Leroux S.A.S. History

84 rue François Herbo
BP 28
59310 Orchies Cedex

Telephone: 33 3 (20) 64 48 00
Fax: 33 3 (20) 64 48 01

Private Company
Incorporated: 1858
Employees: 250
Sales: EUR 40 million (2002 est.)
NAIC: 311230 Breakfast Cereal Manufacturing; 311423 Dried and Dehydrated Food Manufacturing; 311920 Coffee and Tea Manufacturing; 311930 Flavoring Syrup and Concentrate Manufacturing; 311942 Spice and Extract Manufacturing

Company Perspectives:

Leroux has been evolving with an uninterrupted production of natural chicory-based products ever since its foundation in 1858. Over 140 years after our company's creation, the secret of the success that has made Leroux a major player in the chicory market lies in a subtle blend of dynamism, know-how, experience and innovation.

Key Dates:

François Herbo launches the firm, selling chicory, chocolate, mustard, and tapioca.
Jean-Baptiste-Alphonse Leroux acquires Herbo Fils & Cie.
Sales of other products are dropped to concentrate on chicory.
Alphonse-Henri-Eugène Leroux takes over the company after the death of his father, Alphonse-Henri-François.
The company is reorganized as a limited liability company, SARL Leroux.
Alain and Robert Leroux become joint managing directors.
Belgium's Chicobel is acquired.
The company becomes Leroux S.A.; Michel Hermand is the sole chief executive.
Spain's Molabe is acquired.
Affiliated businesses are organized under the new Finaler holding company.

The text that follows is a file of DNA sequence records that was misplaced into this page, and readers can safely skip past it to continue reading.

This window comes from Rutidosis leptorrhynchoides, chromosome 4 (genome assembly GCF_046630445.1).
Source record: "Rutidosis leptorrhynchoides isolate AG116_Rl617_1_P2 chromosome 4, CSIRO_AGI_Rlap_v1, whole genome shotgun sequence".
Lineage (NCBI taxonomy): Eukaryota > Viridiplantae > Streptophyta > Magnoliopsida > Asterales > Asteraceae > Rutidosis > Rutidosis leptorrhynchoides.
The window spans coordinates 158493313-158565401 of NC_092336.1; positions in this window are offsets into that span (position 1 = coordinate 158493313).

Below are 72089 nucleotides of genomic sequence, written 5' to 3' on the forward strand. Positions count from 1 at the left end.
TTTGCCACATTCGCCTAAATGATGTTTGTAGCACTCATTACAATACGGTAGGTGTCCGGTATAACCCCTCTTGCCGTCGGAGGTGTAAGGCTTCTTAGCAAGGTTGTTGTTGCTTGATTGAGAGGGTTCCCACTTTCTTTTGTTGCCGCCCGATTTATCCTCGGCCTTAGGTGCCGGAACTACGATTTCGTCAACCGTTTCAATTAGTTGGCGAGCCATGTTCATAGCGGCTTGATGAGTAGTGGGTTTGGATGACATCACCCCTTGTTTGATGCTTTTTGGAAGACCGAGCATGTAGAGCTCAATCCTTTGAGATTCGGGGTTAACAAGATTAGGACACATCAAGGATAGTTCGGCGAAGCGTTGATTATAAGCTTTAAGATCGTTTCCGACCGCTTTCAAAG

Leroux becomes a simplified joint stock company, Leroux S.A.S.

Company History:

Leroux S.A.S. is the world's leading producer of chicory; its output is 125,000 metric tons of chicory a year, which it ships to 50 countries. Popularized by the French as a coffee substitute in the days of Napoleon, chicory was pitched for its health benefits after World War II. Later, Leroux promoted it as the all-natural, "green" drink of the third millennium. Leroux supplies 95 percent of the chicory consumed in the United States, where it is best known for the distinctive flavor it adds to New Orleans-style coffee.

Ancient Origins

Related to salad plants such as endives, various parts of the chicory plant have been used since 4000 B.C. The ancient Egyptians and Romans prized chicory as a digestive aid. In modern times, it is the root of the plant that is chopped and roasted before being brewed as a beverage or used as an ingredient in other beverages, cereals, cosmetics, and medicinal compounds.

While coffee and chocolate became products of mass consumption during the 18th century, chicory did not yet meet the same widespread demand. After Napoleon blocked British shipping companies from carrying their Caribbean produce to Continental Europe in 1806, French citizens turned to chicory as a coffee substitute, reports La saga Leroux, the definitive history of the company. The introduction of the railroad in the mid-1800s also helped spread chicory's success across France.

Acquiring Herbo in 1858